59. I have carefully assessed the evidence of both LM and DM in particular their performance when questioned initially about their respective events, their performance under rigorous cross examination and the general probabilities of their versions.
60. I found them to be strong credible witnesses who testimony remained consistent throughout the course of their testimony.
61. LM was obviously disorientated by her spiritual encounter, and I sought by some questioning of my own to establish whether the employee’s touching of her breasts was perhaps an accidental event occasioned whilst the employee sought to make her more comfortable by loosening her buttons and removing her tie. It was evident to me how LM stiffened her back and quickly and almost indignantly moved to assert that what the employee had done to her in touching her breasts was not accidental. I saw and heard the echo of truth displayed in these words and actions.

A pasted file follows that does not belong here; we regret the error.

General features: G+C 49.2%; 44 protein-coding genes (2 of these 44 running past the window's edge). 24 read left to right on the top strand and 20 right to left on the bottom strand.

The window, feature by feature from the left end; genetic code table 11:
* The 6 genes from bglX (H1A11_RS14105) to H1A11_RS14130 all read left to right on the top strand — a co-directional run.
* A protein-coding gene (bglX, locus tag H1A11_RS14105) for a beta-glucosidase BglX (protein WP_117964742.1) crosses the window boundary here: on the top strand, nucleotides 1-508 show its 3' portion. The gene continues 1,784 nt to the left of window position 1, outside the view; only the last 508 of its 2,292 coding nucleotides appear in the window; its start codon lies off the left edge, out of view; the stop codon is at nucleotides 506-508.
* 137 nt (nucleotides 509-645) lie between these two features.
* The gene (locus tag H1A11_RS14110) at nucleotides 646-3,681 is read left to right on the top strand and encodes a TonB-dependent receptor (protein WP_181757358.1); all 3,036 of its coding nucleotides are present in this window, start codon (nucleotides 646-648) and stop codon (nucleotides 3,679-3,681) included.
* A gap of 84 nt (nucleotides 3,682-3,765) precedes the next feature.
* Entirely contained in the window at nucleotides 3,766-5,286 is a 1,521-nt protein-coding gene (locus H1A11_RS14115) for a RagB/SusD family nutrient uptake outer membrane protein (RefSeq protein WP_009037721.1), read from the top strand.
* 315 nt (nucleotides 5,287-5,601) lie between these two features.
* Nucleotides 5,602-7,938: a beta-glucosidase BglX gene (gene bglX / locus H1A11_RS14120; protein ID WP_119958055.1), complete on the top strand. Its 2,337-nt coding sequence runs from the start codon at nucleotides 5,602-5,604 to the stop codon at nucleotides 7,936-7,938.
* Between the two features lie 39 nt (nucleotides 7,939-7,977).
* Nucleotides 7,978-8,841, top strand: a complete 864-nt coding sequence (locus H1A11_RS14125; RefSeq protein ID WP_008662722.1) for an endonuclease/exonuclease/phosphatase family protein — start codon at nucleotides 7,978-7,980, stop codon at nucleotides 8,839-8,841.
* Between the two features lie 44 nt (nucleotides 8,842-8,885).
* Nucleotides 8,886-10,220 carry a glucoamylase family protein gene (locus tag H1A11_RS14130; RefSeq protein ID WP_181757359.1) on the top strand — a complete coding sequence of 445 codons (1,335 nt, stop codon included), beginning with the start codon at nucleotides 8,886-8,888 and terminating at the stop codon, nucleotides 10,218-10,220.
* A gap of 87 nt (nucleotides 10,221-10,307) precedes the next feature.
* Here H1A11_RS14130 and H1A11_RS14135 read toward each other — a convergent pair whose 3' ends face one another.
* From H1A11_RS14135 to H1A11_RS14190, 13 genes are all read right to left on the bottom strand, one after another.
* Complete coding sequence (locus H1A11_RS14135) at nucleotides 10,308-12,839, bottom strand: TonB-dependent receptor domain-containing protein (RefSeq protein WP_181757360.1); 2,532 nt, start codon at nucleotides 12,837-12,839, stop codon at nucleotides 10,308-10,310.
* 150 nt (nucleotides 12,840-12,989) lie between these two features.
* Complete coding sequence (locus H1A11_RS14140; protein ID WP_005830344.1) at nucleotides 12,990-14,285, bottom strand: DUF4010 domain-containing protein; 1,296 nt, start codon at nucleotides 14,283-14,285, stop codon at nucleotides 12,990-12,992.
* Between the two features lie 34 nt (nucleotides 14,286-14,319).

62. DM also gave her testimony in such a way that her disbelief that the employee was capable of conducting himself in the way that he did was palpable in her general demeanor.
63. Both witnesses expressed sincere notions that they respected the employee as a beloved pater (father) and educator of Sepedi who had their best interests at heart. Even PM in her testimony in support of the employee admitted under cross-examination that both LM and DM had a good relationship with the employee as a teacher/pupil just like the rest of the class.
64. This seemed in stark contrast with her and MM’s early allegations that the two complainants were naughty disrespectful children towards the employee and often bunked his classes.